Part of what makes the good parts of "Idle Hands" work are the gung-ho performances given by the young actors. Devon Sawa is great in the lead role and does some amazing Bruce Campbell-esque things to convey to the audience that his hand is controlling him. Of course, Seth Green steals the show. Heís so funny in this film, that at times it seems as if he were in another movie. If you find Scott Evil from "Austin Powers" funny, wait until you see Seth as a slacker zombie.
The Columbia DVD of "Idle Hands" is a special edition and features a nice transfer of the film. The widescreen transfer is at 1.85:1 and looks very nice. This transfer is enhanced for 16x9 TVs with accurate framing. The picture is very clear and the source material shows no artifacting or scratches. The color scheme of the film, which director Flender admits is inspired by Dario Argento, is powerful and comes across very well on the DVD. Although there is one scene, when Anton is in a smoky alley, where the colors look all wrong -- with the blacks having a blueish tint. The DVD also features the full-frame version of the film.
The audio on the DVD features a Dolby Digital 5.1 channel soundtrack. The surround sound is active throughout the film and sounds very good. As the film features many hard rock songs, the soundtrack has a nice bassy quality, especially during the school dance where "The Offspring" take the stage. Rock on!
As a special edition, the DVD is packed with goodies. There is a theatrical trailer for "Idle Hands", presented full-frame. There is also a trailer for "Canít Hardly Wait" (Iíve said it before and Iíll say it again: great movie!), which is presented in its original 1.85:1 format. A studio-made "Making-Of" featurette can also be found on the disc, and it actually shows much more "behind-the-scenes" footage than most featurettes I have seen lately. It has some nice explanations of how the hand special effects were done. The DVD also contains the original ending to the film, which was scrapped when it was decided that it was too horrific and didnít fit with the overall comedic tone of the film. This outtake is introduced by Flender, and he explains why it was cut out and his personal feelings on the subject. This is a nice feature, as it allows us, the audience, to get an inside look at the editing process and how filmmakers determine what makes the final cut. Also interesting, from a filmmaking point of view, are the storyboard- to-shot comparisons presented for two of the key action sequences. It is nicely done with a split-screen effect, instead of going back and forth between the drawing and the movie.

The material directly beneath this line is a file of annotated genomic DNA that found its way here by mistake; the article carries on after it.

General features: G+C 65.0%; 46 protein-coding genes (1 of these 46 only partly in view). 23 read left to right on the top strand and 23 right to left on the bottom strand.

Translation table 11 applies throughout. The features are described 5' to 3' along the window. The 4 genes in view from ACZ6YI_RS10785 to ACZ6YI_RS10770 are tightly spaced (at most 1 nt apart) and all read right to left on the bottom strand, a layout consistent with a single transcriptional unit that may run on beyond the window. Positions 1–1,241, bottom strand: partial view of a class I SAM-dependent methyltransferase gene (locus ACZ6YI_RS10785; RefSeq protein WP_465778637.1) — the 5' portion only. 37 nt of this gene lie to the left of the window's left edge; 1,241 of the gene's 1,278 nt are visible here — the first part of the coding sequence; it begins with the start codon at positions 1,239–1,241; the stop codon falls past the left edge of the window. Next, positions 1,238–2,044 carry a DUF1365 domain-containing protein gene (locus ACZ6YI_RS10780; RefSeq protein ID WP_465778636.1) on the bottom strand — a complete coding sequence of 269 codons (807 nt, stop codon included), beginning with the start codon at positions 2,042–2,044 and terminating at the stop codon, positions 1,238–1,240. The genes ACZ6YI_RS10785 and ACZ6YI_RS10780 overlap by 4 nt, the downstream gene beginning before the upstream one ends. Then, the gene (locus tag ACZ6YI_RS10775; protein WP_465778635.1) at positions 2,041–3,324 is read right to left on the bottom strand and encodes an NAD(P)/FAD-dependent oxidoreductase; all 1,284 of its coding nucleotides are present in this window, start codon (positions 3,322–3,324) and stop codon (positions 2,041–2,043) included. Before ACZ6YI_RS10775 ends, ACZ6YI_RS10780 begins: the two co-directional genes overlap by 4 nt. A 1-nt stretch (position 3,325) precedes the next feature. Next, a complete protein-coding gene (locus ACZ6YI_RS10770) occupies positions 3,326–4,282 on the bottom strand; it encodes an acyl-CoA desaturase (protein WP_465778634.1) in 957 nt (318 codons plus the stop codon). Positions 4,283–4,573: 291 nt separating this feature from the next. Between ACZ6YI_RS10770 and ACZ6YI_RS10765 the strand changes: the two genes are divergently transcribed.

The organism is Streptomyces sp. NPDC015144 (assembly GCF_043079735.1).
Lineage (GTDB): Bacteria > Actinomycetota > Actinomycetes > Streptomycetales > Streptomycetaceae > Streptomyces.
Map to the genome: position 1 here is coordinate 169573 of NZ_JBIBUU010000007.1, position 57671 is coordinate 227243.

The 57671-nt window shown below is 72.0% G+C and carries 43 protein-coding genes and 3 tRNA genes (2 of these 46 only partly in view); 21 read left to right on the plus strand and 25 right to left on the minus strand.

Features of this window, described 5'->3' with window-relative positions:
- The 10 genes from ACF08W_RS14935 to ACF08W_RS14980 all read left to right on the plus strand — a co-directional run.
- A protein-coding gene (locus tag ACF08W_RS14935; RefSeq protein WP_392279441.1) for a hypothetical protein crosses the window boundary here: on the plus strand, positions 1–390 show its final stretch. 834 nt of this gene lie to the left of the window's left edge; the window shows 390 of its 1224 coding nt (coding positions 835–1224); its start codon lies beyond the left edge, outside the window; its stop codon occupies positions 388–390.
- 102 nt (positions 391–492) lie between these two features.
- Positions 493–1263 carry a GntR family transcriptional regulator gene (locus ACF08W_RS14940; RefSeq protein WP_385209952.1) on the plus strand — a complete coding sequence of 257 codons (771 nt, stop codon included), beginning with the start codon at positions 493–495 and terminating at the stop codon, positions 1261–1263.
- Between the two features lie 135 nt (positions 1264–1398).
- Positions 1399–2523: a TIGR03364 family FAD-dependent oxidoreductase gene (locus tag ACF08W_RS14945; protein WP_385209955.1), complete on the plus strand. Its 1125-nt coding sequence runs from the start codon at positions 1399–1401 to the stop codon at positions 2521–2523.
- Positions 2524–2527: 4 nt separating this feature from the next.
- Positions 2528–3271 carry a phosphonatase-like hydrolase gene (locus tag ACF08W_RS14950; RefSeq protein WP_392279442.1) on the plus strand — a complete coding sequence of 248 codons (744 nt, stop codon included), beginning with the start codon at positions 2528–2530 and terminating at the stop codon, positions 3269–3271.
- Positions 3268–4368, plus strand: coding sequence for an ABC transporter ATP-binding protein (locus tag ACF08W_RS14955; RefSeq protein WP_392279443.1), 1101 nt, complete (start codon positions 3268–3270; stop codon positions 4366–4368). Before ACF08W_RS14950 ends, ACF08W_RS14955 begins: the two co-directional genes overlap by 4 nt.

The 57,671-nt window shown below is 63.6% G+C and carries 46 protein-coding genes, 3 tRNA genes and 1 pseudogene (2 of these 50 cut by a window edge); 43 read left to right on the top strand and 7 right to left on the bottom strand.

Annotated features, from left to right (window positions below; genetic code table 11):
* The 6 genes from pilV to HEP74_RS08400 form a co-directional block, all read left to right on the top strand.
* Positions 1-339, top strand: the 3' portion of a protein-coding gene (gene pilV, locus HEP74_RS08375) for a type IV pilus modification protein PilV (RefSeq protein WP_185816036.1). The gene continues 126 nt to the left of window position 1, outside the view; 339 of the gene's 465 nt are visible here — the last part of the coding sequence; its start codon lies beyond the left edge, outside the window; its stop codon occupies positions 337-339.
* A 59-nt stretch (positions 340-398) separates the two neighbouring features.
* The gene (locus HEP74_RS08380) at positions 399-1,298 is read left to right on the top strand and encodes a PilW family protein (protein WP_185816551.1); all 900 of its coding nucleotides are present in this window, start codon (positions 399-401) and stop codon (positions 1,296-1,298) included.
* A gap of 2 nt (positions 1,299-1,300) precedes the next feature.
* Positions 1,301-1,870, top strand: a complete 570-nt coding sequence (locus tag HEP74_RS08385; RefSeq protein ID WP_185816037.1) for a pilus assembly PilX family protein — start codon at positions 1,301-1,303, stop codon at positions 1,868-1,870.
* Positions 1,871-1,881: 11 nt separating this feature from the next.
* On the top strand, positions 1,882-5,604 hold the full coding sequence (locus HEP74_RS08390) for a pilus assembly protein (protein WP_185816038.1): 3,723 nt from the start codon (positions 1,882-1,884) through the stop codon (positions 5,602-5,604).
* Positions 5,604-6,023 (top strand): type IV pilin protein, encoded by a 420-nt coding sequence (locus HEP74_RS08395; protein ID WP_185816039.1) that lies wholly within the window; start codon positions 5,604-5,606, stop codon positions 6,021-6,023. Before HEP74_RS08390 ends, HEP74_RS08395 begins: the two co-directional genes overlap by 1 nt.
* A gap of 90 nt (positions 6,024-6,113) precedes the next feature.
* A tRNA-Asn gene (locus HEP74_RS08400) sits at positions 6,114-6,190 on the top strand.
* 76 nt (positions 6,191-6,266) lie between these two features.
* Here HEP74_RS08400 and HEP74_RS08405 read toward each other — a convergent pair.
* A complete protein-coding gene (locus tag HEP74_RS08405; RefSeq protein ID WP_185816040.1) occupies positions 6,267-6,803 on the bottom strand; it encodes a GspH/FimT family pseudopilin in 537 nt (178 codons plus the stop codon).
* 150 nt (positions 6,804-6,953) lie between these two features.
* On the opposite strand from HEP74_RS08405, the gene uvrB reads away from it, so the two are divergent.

The highlight of the special features is the audio commentary, featuring director Flender and actors Green, and Henson. While hardcore horror fans may be disappointed by the overall silliness of "Idle Hands", they will enjoy Flenderís comments, as he describes his love for Argento, Fulci, and Bava, and describes how the look of "Idle Hands" was influenced by them. Seth Green will surprise horror fans (and Anchor Bay supporters) by revealing that he met Bill Lustig at a screening of "Maniac". While Flender tries to be serious about the film and Henson has little to say, Green has a ball telling anecdotes about shooting the film and commenting on how the film is too gross (but he constantly refers to the commentary track as "the analog." Seth, get out of the laserdisc section and join us in DVD-land!) What makes the commentary fun is that these three guys arenít taking it, or the film, too seriously. Obviously none of them have any illusions about the fact that the film bombed (as Green points out over and over), but they are proud of what they accomplished. They even comment on audio commentaries, and how most commentaries are full of people saying, "This is my favorite shot." While some commentaries are informative, but dry, this one is informative and fun.
Forget cult movies or art-house films, the movies that I think are weird are the ones where I say to myself, "I canít believe a major studio paid for this to be made." "Idle Hands" falls squarely into that category and next to their many foreign films, once again shows Columbiaís unparalleled daringness among the majors. While the movie never really finds its balance between horror and comedy, it is fun and very unique. One of the best things about the DVD release is that the box art is a cast photo instead of the incomprehensible art that graced the filmís theatrical poster. Maybe this will help "Idle Hands" to find its audience. The film will amuse horror fans and delight Seth Green devotees, but most of all it will show you that all studio films are not alike.